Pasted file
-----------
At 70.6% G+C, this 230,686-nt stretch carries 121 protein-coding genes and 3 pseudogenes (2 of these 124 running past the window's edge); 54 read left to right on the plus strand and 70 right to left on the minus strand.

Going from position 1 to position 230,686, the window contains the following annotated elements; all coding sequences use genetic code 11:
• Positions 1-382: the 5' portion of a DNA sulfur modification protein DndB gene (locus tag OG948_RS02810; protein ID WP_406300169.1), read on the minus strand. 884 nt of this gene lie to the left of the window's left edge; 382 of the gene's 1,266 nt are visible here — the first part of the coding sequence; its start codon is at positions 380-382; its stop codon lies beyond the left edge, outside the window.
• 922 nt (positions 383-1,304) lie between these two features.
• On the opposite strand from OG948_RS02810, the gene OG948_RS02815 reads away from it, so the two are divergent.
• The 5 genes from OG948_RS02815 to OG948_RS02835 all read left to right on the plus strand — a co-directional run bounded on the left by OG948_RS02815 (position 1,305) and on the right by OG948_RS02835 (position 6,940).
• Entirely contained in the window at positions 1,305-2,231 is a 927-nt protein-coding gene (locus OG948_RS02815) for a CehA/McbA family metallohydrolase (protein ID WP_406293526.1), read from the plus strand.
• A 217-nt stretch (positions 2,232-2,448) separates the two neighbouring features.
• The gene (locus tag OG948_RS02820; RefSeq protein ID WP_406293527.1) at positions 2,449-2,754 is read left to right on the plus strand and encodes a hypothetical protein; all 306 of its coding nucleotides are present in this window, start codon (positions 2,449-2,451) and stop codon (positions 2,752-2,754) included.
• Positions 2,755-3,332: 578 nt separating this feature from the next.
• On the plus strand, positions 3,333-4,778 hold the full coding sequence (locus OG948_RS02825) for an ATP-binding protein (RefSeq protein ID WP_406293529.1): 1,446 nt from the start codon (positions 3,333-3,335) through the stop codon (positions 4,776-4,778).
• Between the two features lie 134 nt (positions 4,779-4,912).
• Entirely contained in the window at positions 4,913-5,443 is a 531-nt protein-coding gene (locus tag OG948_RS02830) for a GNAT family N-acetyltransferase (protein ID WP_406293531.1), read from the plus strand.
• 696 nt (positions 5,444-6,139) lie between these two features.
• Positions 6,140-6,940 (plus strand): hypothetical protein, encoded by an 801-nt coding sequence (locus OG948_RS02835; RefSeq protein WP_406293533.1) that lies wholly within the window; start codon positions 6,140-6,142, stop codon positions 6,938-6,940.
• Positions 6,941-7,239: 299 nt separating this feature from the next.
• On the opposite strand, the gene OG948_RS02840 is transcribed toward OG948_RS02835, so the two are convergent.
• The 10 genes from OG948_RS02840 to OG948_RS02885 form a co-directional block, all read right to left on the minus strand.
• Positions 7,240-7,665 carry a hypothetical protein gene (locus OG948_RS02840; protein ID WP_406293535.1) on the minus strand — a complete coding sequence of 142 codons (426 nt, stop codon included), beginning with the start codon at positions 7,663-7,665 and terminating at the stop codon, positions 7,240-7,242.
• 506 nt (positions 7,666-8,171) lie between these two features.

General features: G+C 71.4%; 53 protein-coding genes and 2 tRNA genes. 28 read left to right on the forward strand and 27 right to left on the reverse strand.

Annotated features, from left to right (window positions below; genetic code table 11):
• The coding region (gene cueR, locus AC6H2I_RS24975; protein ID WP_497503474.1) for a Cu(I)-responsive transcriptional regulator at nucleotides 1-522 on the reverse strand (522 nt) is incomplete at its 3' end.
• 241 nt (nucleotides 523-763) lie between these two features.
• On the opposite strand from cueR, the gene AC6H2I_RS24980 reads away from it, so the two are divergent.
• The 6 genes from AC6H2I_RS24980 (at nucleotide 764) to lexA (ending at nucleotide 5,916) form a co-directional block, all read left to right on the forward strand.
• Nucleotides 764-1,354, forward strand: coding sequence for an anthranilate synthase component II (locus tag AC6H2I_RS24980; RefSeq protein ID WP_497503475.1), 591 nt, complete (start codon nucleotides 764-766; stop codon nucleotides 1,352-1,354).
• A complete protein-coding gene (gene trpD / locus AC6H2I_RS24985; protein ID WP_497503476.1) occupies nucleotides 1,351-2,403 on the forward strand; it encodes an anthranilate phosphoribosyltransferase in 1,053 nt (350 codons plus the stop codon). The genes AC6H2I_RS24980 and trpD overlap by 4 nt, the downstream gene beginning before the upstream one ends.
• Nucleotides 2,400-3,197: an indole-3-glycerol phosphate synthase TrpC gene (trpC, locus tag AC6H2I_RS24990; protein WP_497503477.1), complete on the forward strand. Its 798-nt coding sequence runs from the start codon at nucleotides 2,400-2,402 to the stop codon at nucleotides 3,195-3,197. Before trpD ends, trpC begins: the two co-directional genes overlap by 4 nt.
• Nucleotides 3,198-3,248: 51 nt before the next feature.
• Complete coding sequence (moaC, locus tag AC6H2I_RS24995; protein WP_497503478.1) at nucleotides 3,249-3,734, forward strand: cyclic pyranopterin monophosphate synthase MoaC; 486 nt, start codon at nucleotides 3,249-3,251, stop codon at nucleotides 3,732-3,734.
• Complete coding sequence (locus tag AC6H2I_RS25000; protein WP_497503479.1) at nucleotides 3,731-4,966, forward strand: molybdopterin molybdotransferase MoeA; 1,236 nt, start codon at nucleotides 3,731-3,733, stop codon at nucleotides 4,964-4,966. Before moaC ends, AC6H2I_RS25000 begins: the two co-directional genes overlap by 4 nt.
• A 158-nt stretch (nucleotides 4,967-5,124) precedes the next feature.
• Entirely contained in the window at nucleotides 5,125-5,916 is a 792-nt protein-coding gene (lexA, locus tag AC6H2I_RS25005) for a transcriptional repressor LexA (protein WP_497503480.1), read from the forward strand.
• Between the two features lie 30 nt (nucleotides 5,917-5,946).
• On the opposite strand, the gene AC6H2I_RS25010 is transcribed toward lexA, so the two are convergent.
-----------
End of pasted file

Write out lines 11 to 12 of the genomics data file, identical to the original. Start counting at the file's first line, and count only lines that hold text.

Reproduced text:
• On the plus strand, positions 3,333-4,778 hold the full coding sequence (locus OG948_RS02825) for an ATP-binding protein (RefSeq protein ID WP_406293529.1): 1,446 nt from the start codon (positions 3,333-3,335) through the stop codon (positions 4,776-4,778).
• Between the two features lie 134 nt (positions 4,779-4,912).